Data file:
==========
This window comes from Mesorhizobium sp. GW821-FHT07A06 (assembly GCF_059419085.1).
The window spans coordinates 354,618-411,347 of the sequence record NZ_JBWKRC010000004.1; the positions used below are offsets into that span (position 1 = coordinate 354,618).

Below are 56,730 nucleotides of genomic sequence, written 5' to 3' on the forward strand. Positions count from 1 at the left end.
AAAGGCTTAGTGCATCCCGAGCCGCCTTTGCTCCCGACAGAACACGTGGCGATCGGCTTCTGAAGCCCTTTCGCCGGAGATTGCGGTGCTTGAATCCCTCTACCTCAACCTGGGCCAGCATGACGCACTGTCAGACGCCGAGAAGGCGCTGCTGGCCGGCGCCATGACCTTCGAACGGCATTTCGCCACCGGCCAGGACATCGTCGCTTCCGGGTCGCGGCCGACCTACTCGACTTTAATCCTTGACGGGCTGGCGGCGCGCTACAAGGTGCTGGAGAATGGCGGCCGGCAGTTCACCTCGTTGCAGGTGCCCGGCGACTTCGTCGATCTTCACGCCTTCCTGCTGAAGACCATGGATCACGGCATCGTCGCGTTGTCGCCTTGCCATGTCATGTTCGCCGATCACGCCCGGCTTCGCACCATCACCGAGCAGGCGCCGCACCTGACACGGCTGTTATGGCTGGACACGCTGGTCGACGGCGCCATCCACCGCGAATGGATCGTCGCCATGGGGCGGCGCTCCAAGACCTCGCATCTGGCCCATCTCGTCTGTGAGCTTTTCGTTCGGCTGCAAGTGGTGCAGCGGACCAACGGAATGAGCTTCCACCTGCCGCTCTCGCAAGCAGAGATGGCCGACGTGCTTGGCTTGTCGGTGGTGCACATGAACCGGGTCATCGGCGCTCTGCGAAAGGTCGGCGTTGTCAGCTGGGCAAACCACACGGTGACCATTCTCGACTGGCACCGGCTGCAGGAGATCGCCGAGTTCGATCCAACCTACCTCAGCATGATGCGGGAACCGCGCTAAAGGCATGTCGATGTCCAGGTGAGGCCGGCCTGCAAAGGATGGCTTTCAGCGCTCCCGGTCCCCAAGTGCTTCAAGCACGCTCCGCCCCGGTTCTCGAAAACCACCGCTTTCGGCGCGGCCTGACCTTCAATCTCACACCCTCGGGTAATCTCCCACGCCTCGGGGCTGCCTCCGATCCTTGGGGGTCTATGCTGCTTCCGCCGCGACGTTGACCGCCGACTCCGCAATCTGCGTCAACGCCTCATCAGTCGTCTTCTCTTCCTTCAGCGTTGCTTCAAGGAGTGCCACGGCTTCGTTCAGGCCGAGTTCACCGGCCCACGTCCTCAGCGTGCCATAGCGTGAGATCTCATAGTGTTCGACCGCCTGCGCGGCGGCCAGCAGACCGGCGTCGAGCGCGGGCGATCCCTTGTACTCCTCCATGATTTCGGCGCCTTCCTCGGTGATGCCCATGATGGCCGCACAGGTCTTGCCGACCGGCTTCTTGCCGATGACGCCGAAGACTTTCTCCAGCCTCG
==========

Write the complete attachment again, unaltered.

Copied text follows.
This window comes from Mesorhizobium sp. GW821-FHT07A06 (assembly GCF_059419085.1).
The window spans coordinates 354,618-411,347 of the sequence record NZ_JBWKRC010000004.1; the positions used below are offsets into that span (position 1 = coordinate 354,618).

Below are 56,730 nucleotides of genomic sequence, written 5' to 3' on the forward strand. Positions count from 1 at the left end.
AAAGGCTTAGTGCATCCCGAGCCGCCTTTGCTCCCGACAGAACACGTGGCGATCGGCTTCTGAAGCCCTTTCGCCGGAGATTGCGGTGCTTGAATCCCTCTACCTCAACCTGGGCCAGCATGACGCACTGTCAGACGCCGAGAAGGCGCTGCTGGCCGGCGCCATGACCTTCGAACGGCATTTCGCCACCGGCCAGGACATCGTCGCTTCCGGGTCGCGGCCGACCTACTCGACTTTAATCCTTGACGGGCTGGCGGCGCGCTACAAGGTGCTGGAGAATGGCGGCCGGCAGTTCACCTCGTTGCAGGTGCCCGGCGACTTCGTCGATCTTCACGCCTTCCTGCTGAAGACCATGGATCACGGCATCGTCGCGTTGTCGCCTTGCCATGTCATGTTCGCCGATCACGCCCGGCTTCGCACCATCACCGAGCAGGCGCCGCACCTGACACGGCTGTTATGGCTGGACACGCTGGTCGACGGCGCCATCCACCGCGAATGGATCGTCGCCATGGGGCGGCGCTCCAAGACCTCGCATCTGGCCCATCTCGTCTGTGAGCTTTTCGTTCGGCTGCAAGTGGTGCAGCGGACCAACGGAATGAGCTTCCACCTGCCGCTCTCGCAAGCAGAGATGGCCGACGTGCTTGGCTTGTCGGTGGTGCACATGAACCGGGTCATCGGCGCTCTGCGAAAGGTCGGCGTTGTCAGCTGGGCAAACCACACGGTGACCATTCTCGACTGGCACCGGCTGCAGGAGATCGCCGAGTTCGATCCAACCTACCTCAGCATGATGCGGGAACCGCGCTAAAGGCATGTCGATGTCCAGGTGAGGCCGGCCTGCAAAGGATGGCTTTCAGCGCTCCCGGTCCCCAAGTGCTTCAAGCACGCTCCGCCCCGGTTCTCGAAAACCACCGCTTTCGGCGCGGCCTGACCTTCAATCTCACACCCTCGGGTAATCTCCCACGCCTCGGGGCTGCCTCCGATCCTTGGGGGTCTATGCTGCTTCCGCCGCGACGTTGACCGCCGACTCCGCAATCTGCGTCAACGCCTCATCAGTCGTCTTCTCTTCCTTCAGCGTTGCTTCAAGGAGTGCCACGGCTTCGTTCAGGCCGAGTTCACCGGCCCACGTCCTCAGCGTGCCATAGCGTGAGATCTCATAGTGTTCGACCGCCTGCGCGGCGGCCAGCAGACCGGCGTCGAGCGCGGGCGATCCCTTGTACTCCTCCATGATTTCGGCGCCTTCCTCGGTGATGCCCATGATGGCCGCACAGGTCTTGCCGACCGGCTTCTTGCCGATGACGCCGAAGACTTTCTCCAGCCTCG